Who will be the boss?
Under the Turkish Constitution, the moment a candidate is elected president he is no longer a parliamentarian and should sever all ties with political parties, as the president ought to be above party politics. Because under the Constitution the prime minister must be a parliamentarian, continuing in the prime ministry after being elected president cannot be on the cards anyway.
The Supreme Electoral Council president announced on Sunday night, Aug. 10, that “one candidate” won more than the required majority, so the process to elect the president was completed and there would be no run-off on Aug. 24. President-elect Erdoğan has since placed ads in pro-government media, thanking those who voted to elect him as president. His party has started preparations for an extraordinary convention on Aug. 27 to elect his successor as party leader (and prime minister). But Erdoğan, his party, and the allegiant media defend that until he swears in on Aug. 28 he can legally remain prime minister. That means that Erdoğan wants to administer (and indeed de facto conduct) the succession process in the ruling Justice and Development Party (AKP). Even the Aug. 27 convention decision was decided by Erdoğan and revealed that he did not want President Abdullah Gül to return to the AKP once he has left the presidency. Why? He wants to see an AKP leader and prime minister who can be easily remote-controlled or, as is said, someone who he can easily lord it over.
Under the current system the prime minister has all the powers and the presidency has some symbolic functions in governance. Therefore, it has been quite easy for Erdoğan to lord it over Gül for the past seven years. Anyhow, Gül very rarely used his veto power, most of the time government undertakings or laws wanted by the government were announced as having been approved while they were still climbing the Çankaya Hill for presidential consideration. As president Erdoğan, as he has not yet been able to change the Constitution, will have the very same powers that Gül had, while the successor of Erdoğan as prime minister will have the powers that Erdoğan had. That is why, perhaps, Erdoğan seems to be so adamantly against Gül returning to the AKP leadership, even though at least until a by-election or the next general elections he cannot be a prime minister as he is not a parliamentarian.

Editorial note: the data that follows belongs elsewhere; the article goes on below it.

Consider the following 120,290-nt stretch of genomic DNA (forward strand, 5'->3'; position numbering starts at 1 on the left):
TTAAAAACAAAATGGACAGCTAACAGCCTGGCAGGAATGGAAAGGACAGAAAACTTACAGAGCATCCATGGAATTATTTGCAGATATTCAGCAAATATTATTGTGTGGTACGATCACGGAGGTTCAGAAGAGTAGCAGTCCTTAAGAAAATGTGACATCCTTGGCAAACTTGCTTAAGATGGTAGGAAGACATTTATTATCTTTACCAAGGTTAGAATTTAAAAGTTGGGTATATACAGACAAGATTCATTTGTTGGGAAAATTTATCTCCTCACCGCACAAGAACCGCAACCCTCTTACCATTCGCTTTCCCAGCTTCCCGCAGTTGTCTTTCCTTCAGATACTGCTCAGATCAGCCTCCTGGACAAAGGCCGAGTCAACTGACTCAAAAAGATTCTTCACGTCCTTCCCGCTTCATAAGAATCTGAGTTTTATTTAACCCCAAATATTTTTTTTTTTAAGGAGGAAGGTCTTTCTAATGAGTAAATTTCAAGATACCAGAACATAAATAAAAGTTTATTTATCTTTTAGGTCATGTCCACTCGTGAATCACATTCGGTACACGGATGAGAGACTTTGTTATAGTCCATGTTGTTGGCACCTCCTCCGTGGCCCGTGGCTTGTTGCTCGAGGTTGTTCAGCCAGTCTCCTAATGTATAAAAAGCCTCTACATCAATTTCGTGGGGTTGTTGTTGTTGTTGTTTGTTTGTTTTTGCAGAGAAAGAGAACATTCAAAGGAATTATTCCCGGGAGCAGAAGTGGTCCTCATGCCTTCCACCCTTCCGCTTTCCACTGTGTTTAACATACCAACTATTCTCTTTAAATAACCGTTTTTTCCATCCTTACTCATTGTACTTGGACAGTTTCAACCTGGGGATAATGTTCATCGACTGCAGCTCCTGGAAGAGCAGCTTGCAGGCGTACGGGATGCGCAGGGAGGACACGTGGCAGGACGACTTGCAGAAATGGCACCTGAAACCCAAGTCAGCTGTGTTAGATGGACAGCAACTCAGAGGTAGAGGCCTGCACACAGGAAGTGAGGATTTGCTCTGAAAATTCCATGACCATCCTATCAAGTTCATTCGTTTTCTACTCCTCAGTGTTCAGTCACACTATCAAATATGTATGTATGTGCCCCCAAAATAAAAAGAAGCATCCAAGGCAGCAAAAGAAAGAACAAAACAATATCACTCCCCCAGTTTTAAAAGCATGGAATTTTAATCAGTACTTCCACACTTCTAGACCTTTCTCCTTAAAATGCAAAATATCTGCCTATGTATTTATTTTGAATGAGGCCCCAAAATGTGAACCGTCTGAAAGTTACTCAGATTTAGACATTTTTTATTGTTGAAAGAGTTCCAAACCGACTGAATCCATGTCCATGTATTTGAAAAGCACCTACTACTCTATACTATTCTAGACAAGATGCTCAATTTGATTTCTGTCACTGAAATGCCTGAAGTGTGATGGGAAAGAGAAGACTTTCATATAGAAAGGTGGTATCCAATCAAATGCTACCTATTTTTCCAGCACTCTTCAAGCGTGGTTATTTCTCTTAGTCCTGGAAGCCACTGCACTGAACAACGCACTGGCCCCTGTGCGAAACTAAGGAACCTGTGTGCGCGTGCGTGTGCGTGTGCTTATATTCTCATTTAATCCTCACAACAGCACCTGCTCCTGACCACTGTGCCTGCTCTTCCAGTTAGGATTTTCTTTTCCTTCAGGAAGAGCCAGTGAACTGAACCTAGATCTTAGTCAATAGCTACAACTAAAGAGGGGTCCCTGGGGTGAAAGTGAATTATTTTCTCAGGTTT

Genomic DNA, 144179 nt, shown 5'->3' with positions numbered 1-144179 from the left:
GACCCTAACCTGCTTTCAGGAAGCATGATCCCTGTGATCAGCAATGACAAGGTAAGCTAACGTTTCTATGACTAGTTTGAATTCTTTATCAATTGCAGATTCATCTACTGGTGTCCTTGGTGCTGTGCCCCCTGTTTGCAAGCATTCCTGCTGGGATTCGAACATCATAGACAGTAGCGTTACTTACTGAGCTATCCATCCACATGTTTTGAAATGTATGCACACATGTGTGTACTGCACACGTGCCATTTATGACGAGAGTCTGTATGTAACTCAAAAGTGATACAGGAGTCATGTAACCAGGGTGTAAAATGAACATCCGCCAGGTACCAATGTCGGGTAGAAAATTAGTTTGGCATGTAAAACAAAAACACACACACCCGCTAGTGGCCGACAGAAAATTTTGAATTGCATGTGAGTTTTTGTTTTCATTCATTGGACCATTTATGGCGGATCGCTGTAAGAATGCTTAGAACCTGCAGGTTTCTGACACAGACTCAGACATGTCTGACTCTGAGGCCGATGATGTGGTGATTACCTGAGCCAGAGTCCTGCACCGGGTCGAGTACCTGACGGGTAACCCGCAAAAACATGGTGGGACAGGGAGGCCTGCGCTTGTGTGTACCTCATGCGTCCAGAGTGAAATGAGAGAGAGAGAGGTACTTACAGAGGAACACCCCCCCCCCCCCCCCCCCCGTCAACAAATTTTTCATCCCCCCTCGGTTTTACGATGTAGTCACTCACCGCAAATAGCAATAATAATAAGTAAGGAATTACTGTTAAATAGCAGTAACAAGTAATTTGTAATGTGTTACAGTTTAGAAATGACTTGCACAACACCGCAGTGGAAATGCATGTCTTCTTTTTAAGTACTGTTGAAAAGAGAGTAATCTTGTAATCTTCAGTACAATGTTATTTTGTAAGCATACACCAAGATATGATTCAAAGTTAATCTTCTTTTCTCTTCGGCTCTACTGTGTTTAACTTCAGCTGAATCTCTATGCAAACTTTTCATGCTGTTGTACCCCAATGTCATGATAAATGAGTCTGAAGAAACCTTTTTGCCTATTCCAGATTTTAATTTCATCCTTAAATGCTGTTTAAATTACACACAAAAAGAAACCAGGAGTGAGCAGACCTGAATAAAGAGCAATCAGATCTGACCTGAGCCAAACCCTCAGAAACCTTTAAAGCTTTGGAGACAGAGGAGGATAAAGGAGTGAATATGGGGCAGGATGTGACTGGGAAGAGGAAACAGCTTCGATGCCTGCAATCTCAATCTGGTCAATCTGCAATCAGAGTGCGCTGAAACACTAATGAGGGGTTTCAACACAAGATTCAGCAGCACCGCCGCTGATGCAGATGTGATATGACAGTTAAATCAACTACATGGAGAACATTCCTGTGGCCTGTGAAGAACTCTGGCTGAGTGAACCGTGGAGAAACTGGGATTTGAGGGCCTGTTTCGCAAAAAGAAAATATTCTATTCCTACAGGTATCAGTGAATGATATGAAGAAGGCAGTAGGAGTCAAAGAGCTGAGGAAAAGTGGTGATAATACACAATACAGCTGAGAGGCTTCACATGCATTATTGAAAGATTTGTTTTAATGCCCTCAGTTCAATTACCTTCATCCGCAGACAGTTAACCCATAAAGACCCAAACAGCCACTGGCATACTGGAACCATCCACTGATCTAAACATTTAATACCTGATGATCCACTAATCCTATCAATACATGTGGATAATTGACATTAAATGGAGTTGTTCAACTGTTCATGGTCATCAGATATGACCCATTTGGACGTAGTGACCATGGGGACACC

Still, it will be far easier for Gül, as an AKP leader, than President Erdoğan to lord it over the next premier, even if that person might be Erdoğan’s apparent hand-pick Foreign Minister Ahmet Davutoğlu.
Would Davutoğlu look into the eyes of the party leader, on whose support he would need to stay in office, or the president, who - even if he has other ideas - legally has comparatively limited powers? The formula for a way out, according to cunning Erdoğan, was to shape the AKP leadership and construct the next government while Gül is still in the presidency and cannot indulge in party politics.
What does all this indicate? Is it so important who Erdoğan’s successor will be: A failed yet very opinionated foreign minister or a twerp politician? In any case, Turkey is at the threshold of a massive transformation, and Gül staying around might be a consoling factor for those scared that the country might be heading to a dictatorship.
Some goosy-headed people, on the other hand, are in efforts to belittle the electoral success of Erdoğan, saying he could master only 52 percent of the vote and the participation was very low.
Nonsense. A participation rate of 75 percent is quite high for any democracy, and a 52 percent vote for a candidate is great success anywhere on this planet. Right, Erdoğan wanted more, but what he received deserves full applause even from this writer.